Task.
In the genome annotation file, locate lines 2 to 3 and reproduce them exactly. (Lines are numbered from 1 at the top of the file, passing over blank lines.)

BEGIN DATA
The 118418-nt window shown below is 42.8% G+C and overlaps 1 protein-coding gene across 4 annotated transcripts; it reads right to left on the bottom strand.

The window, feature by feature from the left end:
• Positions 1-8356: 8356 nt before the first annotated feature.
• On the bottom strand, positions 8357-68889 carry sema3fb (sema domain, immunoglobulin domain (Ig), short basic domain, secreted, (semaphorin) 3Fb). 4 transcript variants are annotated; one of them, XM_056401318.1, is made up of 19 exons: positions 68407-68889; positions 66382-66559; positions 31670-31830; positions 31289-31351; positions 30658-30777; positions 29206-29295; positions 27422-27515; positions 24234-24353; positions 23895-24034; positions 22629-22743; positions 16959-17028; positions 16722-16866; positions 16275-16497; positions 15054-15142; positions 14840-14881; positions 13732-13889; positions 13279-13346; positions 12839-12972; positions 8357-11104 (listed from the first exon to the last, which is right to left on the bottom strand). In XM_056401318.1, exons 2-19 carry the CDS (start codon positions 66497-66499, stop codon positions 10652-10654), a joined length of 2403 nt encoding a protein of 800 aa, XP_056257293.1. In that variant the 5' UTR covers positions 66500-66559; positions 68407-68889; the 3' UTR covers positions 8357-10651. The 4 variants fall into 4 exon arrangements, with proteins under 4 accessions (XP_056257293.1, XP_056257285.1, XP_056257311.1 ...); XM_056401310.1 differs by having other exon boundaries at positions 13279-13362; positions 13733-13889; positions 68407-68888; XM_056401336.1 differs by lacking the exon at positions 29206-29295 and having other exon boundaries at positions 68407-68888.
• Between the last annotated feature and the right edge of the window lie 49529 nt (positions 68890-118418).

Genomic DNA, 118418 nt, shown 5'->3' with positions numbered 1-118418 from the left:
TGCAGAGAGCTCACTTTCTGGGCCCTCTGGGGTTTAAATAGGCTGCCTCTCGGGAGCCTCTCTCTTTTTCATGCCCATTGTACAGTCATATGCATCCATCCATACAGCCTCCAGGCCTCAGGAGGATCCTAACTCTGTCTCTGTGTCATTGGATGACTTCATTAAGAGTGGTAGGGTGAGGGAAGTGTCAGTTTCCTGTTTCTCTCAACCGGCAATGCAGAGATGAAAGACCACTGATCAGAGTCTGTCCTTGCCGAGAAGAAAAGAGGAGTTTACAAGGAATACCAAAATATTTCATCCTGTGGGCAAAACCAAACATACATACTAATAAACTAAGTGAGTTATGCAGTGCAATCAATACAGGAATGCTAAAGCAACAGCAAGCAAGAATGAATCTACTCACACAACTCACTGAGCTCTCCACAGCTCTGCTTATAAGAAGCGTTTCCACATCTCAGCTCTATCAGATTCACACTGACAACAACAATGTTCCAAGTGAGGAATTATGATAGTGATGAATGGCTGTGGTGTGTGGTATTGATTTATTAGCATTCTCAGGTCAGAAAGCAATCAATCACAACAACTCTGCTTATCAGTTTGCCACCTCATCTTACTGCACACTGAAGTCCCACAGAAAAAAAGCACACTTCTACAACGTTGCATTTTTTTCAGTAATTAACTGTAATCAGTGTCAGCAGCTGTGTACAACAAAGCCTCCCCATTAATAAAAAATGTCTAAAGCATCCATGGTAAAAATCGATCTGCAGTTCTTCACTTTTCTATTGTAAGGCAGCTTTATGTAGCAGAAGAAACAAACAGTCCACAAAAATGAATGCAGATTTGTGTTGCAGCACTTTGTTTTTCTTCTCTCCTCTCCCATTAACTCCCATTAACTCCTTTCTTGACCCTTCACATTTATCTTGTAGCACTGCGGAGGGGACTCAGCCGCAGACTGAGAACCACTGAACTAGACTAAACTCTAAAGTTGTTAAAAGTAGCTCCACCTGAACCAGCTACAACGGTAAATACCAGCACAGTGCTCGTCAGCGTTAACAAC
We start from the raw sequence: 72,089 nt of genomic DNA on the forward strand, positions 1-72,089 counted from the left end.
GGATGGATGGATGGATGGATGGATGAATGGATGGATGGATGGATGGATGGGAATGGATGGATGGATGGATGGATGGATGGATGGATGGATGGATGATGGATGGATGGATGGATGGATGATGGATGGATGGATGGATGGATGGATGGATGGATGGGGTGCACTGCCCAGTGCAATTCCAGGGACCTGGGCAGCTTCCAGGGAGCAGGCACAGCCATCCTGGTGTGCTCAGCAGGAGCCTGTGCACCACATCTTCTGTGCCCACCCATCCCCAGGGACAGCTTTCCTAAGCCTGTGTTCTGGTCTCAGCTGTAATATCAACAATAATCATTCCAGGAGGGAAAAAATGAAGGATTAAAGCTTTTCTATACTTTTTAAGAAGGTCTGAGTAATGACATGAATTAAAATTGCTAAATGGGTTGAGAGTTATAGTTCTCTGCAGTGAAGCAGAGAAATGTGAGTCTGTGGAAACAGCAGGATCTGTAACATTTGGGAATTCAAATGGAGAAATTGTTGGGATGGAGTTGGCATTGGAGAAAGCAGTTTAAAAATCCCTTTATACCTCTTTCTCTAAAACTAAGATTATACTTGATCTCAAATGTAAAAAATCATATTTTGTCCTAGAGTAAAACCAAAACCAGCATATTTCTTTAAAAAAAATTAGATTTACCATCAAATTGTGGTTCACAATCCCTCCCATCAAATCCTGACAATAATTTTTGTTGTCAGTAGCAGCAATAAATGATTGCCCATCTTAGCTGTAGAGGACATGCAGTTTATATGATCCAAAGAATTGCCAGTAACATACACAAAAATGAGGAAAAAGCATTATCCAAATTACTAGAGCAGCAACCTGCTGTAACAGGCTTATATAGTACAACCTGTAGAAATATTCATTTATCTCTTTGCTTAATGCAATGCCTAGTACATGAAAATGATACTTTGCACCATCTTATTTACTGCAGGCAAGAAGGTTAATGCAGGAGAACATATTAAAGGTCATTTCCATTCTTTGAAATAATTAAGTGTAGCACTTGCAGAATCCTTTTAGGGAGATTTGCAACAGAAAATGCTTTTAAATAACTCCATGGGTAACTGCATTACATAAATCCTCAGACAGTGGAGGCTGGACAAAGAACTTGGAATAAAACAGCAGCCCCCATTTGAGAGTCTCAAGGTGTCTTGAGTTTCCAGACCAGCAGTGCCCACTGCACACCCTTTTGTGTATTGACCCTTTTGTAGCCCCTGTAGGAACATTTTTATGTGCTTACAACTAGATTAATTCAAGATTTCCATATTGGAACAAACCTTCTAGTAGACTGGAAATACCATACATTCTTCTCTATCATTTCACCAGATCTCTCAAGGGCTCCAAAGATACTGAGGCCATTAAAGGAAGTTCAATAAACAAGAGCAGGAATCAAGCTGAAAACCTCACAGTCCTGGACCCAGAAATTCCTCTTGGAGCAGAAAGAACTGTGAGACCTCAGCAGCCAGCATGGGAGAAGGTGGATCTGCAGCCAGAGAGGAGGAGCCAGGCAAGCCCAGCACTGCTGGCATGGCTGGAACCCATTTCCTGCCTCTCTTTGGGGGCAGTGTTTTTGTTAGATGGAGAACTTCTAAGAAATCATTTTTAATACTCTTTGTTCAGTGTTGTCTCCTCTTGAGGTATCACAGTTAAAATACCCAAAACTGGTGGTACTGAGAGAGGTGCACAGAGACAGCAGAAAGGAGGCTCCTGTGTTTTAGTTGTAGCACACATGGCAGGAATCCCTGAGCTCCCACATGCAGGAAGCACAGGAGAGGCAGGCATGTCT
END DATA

The window, feature by feature from the left end:
• Positions 1-8356: 8356 nt before the first annotated feature.